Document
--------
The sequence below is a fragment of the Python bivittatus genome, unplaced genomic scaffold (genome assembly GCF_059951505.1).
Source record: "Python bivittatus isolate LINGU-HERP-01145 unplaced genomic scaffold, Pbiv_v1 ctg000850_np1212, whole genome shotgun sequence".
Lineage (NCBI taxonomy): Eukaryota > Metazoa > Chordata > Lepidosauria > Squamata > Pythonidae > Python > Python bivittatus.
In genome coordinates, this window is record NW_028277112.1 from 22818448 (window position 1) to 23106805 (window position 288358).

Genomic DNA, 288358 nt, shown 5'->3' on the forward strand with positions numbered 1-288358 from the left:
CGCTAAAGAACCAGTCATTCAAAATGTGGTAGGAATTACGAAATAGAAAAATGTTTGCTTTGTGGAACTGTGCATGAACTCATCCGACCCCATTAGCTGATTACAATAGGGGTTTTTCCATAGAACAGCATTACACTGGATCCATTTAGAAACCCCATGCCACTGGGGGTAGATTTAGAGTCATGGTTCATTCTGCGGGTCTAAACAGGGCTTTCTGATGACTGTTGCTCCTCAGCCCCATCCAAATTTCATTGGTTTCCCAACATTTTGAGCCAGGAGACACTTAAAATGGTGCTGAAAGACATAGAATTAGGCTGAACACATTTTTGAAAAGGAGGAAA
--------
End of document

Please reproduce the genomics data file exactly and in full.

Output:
The sequence below is a fragment of the Python bivittatus genome, unplaced genomic scaffold (genome assembly GCF_059951505.1).
Source record: "Python bivittatus isolate LINGU-HERP-01145 unplaced genomic scaffold, Pbiv_v1 ctg000850_np1212, whole genome shotgun sequence".
Lineage (NCBI taxonomy): Eukaryota > Metazoa > Chordata > Lepidosauria > Squamata > Pythonidae > Python > Python bivittatus.
In genome coordinates, this window is record NW_028277112.1 from 22818448 (window position 1) to 23106805 (window position 288358).

Genomic DNA, 288358 nt, shown 5'->3' on the forward strand with positions numbered 1-288358 from the left:
CGCTAAAGAACCAGTCATTCAAAATGTGGTAGGAATTACGAAATAGAAAAATGTTTGCTTTGTGGAACTGTGCATGAACTCATCCGACCCCATTAGCTGATTACAATAGGGGTTTTTCCATAGAACAGCATTACACTGGATCCATTTAGAAACCCCATGCCACTGGGGGTAGATTTAGAGTCATGGTTCATTCTGCGGGTCTAAACAGGGCTTTCTGATGACTGTTGCTCCTCAGCCCCATCCAAATTTCATTGGTTTCCCAACATTTTGAGCCAGGAGACACTTAAAATGGTGCTGAAAGACATAGAATTAGGCTGAACACATTTTTGAAAAGGAGGAAA